During the difficult times of this 75-year stretch between the years of 1854 and 1929, American and new immigrant parents found it financially difficult to care for their children. This resulted in many parents abandoning their offspring; left on the streets of (mainly) New York to fend for themselves. Now subjected to disease and other dangers of living on the streets, children were left to beg, steal and in search of safe shelter for the night.
Thousands of children became part of The Orphan Train Movement, (also known as Mercy Trains) and were shipped to the Mid-Western states where they became ‘house children’, or ‘workhouse children’. Some were sent to good, loving homes and were cared for adequately, while many others found themselves in the most dreadful of homes where they endured many forms of abuse.
“Our Gang”, which became known later as “The Little Rascals” was a comedy television show created between 1922 and 1944 by Hal Roach, depicting what life was like for poor, neighbourhood children in lighthearted fashion.
Between 1854 and 1929, nearly a quarter of a million orphaned children were resettled under what came to be known as the Orphan Train Movement.
It is estimated that between six and ten thousand children were settled in Iowa, with many Midwestern states taking similar amounts.
In 1849, New York’s chief of police decided to bring attention to the street children as the city simply did not have the infrastructure and services to deal with thousands of homeless children.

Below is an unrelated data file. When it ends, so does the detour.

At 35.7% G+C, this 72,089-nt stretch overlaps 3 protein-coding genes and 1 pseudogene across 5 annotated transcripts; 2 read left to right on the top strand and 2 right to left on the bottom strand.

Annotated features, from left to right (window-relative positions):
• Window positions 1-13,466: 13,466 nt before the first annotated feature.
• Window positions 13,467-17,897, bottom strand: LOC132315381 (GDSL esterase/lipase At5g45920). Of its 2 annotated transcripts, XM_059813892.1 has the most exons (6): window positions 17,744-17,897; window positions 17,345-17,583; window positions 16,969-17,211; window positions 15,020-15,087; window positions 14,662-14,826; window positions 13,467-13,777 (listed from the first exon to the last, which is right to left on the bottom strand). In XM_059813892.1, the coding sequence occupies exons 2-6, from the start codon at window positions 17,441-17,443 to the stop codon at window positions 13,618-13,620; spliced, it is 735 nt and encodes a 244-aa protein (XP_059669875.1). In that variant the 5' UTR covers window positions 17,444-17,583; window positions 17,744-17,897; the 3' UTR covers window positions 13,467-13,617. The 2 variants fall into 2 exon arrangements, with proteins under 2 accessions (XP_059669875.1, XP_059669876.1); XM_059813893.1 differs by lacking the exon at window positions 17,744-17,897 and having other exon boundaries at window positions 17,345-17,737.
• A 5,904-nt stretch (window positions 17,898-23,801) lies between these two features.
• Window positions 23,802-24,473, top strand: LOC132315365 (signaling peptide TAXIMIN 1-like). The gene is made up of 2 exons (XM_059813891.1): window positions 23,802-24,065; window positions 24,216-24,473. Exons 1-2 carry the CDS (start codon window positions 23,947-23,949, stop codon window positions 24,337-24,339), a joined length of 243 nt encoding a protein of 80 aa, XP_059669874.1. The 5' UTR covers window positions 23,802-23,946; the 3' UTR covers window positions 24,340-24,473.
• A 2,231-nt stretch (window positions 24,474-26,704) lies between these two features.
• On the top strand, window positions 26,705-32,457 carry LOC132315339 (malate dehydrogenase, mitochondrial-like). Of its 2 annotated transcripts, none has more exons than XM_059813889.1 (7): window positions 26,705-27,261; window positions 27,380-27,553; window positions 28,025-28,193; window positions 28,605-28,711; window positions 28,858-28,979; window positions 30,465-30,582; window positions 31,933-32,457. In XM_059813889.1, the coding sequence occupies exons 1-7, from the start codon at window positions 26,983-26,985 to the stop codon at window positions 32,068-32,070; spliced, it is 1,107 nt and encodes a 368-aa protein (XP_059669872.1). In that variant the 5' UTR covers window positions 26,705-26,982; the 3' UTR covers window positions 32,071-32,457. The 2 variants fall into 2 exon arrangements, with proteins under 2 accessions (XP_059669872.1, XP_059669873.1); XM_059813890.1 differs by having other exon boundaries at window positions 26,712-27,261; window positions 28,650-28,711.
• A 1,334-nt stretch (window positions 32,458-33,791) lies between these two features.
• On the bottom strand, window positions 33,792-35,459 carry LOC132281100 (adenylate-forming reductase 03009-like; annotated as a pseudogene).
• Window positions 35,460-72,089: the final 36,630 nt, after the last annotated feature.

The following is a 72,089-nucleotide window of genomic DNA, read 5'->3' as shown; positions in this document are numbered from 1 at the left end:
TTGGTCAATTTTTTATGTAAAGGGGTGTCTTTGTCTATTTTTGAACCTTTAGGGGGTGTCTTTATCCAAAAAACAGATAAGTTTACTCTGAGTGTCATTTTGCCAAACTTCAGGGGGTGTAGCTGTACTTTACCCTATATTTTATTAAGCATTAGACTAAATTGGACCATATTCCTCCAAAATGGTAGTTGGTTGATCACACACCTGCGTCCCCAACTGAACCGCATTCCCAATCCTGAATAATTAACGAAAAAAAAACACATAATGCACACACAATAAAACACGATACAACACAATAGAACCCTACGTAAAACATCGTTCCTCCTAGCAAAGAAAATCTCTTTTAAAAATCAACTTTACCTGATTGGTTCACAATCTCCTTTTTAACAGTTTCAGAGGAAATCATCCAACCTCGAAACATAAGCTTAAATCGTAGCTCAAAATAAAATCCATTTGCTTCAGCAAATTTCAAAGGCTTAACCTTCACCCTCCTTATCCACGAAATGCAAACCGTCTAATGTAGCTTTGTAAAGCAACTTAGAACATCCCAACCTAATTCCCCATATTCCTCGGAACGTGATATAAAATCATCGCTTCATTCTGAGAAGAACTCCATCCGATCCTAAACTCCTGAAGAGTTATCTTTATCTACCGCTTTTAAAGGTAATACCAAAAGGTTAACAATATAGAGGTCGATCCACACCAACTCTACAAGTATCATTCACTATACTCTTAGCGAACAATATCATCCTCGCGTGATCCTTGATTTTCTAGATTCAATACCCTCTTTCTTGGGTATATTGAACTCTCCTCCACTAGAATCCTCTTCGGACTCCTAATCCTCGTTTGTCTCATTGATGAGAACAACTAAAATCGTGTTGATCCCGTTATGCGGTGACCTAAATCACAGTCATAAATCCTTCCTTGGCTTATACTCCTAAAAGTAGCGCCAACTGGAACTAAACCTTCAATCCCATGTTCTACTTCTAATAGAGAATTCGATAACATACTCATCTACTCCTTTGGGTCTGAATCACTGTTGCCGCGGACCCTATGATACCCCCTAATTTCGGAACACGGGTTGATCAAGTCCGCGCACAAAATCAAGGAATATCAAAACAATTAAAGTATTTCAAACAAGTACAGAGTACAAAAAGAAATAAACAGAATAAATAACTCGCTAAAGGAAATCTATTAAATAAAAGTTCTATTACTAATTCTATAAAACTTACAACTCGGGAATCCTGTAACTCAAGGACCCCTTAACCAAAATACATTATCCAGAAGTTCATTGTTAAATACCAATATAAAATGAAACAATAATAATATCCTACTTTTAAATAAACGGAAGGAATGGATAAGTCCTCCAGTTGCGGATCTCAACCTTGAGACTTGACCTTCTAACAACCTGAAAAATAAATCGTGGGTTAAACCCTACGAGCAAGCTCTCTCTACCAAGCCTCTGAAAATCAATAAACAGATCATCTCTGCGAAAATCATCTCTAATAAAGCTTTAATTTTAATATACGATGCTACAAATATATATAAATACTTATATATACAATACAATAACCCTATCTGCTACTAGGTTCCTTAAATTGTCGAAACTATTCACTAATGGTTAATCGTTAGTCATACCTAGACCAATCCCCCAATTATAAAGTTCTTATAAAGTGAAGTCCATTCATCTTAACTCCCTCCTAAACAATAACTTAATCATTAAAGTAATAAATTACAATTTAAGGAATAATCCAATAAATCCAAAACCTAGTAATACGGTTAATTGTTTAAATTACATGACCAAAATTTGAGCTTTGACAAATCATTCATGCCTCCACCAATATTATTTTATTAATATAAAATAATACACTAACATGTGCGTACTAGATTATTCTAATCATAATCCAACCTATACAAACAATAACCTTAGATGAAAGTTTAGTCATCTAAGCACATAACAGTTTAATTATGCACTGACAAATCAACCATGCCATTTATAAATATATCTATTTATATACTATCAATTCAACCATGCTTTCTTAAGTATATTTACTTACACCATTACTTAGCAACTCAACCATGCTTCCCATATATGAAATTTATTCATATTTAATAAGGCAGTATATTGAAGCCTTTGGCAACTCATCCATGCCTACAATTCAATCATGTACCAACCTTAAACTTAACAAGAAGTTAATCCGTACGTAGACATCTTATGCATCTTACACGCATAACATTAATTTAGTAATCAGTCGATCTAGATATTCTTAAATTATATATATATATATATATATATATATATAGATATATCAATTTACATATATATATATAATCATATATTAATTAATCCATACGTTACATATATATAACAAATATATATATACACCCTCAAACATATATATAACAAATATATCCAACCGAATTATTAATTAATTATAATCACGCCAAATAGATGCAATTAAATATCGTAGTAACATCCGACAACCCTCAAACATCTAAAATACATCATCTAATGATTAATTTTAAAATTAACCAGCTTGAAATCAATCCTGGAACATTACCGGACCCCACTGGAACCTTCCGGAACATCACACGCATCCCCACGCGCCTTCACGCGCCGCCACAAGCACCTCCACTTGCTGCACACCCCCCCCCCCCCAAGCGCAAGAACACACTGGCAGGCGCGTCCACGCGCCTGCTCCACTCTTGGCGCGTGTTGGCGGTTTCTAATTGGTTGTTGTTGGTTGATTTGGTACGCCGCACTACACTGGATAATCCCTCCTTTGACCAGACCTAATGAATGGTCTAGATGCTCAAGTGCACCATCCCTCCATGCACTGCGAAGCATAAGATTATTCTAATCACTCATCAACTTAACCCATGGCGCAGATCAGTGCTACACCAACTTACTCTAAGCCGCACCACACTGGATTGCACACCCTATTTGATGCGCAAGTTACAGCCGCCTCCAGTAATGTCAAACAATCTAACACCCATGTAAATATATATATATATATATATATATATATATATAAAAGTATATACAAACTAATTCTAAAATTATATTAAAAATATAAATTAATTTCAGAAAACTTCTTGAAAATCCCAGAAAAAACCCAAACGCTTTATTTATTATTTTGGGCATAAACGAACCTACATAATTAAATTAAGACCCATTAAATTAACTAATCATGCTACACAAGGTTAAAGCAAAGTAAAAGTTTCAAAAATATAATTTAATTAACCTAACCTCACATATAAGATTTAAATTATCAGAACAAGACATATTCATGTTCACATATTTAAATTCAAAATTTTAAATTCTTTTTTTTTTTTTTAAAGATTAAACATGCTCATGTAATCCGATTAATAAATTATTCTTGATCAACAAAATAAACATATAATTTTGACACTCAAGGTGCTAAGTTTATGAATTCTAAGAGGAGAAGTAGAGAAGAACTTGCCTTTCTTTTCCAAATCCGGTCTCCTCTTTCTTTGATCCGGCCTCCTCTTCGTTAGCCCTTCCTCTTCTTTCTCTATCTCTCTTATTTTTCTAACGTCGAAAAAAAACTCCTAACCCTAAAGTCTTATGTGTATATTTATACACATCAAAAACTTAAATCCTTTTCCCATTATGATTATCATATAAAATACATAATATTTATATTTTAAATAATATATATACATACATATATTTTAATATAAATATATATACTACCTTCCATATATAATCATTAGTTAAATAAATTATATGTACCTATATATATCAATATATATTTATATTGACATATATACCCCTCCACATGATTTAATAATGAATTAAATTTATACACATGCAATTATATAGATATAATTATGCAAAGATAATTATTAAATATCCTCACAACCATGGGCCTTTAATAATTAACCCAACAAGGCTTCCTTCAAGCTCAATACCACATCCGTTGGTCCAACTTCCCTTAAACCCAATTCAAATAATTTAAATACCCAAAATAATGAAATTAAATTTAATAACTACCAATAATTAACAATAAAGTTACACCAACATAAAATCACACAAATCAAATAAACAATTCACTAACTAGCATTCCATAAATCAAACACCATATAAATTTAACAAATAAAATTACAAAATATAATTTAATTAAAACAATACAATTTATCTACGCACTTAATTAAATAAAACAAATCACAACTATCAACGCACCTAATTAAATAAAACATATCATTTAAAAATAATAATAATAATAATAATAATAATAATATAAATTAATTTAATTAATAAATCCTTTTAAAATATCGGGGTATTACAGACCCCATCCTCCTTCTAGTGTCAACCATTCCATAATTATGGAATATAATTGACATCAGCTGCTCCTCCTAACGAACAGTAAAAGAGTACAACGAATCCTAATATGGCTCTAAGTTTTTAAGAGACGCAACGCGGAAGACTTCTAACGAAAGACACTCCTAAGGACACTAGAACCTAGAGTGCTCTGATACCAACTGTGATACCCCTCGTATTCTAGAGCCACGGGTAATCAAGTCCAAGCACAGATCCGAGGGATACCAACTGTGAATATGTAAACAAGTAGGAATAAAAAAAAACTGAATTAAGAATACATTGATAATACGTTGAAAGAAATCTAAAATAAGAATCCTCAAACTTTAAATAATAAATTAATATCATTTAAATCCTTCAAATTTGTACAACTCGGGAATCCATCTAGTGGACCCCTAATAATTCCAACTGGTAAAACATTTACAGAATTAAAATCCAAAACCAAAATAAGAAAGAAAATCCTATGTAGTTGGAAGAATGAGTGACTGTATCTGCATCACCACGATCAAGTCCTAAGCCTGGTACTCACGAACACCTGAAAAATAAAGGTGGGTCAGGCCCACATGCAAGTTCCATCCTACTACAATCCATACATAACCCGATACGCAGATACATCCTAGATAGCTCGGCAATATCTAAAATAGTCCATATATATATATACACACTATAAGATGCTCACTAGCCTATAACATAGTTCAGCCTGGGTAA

In 1853, Charles Loring Brace founded the Children’s Aid Society and the first Orphan Train left New York in 1854 with a goal of placing children in homes.
People who wanted a child could request specific attributes of the children they wanted to adopt.
Since many families did not want to take more than one child, some brothers and sisters riding on the Orphan Trains during the late 1800s and early 1900s had to be separated.
After being placed in six different homes, 3 brothers were placed with a family in Texas who raised them.
Eventually she was surrendered by her mother, allowing the Sisters of Charity to arrange for her travel to her new home on what was known as a Mercy Train.
It is estimated that there are now over two million descendants of Orphan Train riders.
May yours be a Joyful Christmas | Victorian-era greeting card
The first Christmas robin myth tells us of a fire which had been lit in the stable near baby Jesus’ manger, keeping the infant warm. While Mary had stepped away for a few moments, the flames flared violently, threatening His safety. A brown robin had been watching over the babe and in the act of protection, the robin placed itself between the fire and the infant Jesus’ face by rousing its feathers, thus blocking the flames. With a chest scorched red and the infant safe, the bird went on to genetically pass the colouring onto the following generations.
Wishing you all the Pleasure of the Season | Victorian-era greeting card
The second myth tells of a robin which had been present at Christ’s crucifixion. Trying to remove a thorn from the crown-of-thorns on Christ’s head, the robin’s chest had been pierced causing blood to stain its chest. Other variations of this (the second) myth state the blood which stained the robin’s chest belonged to Christ.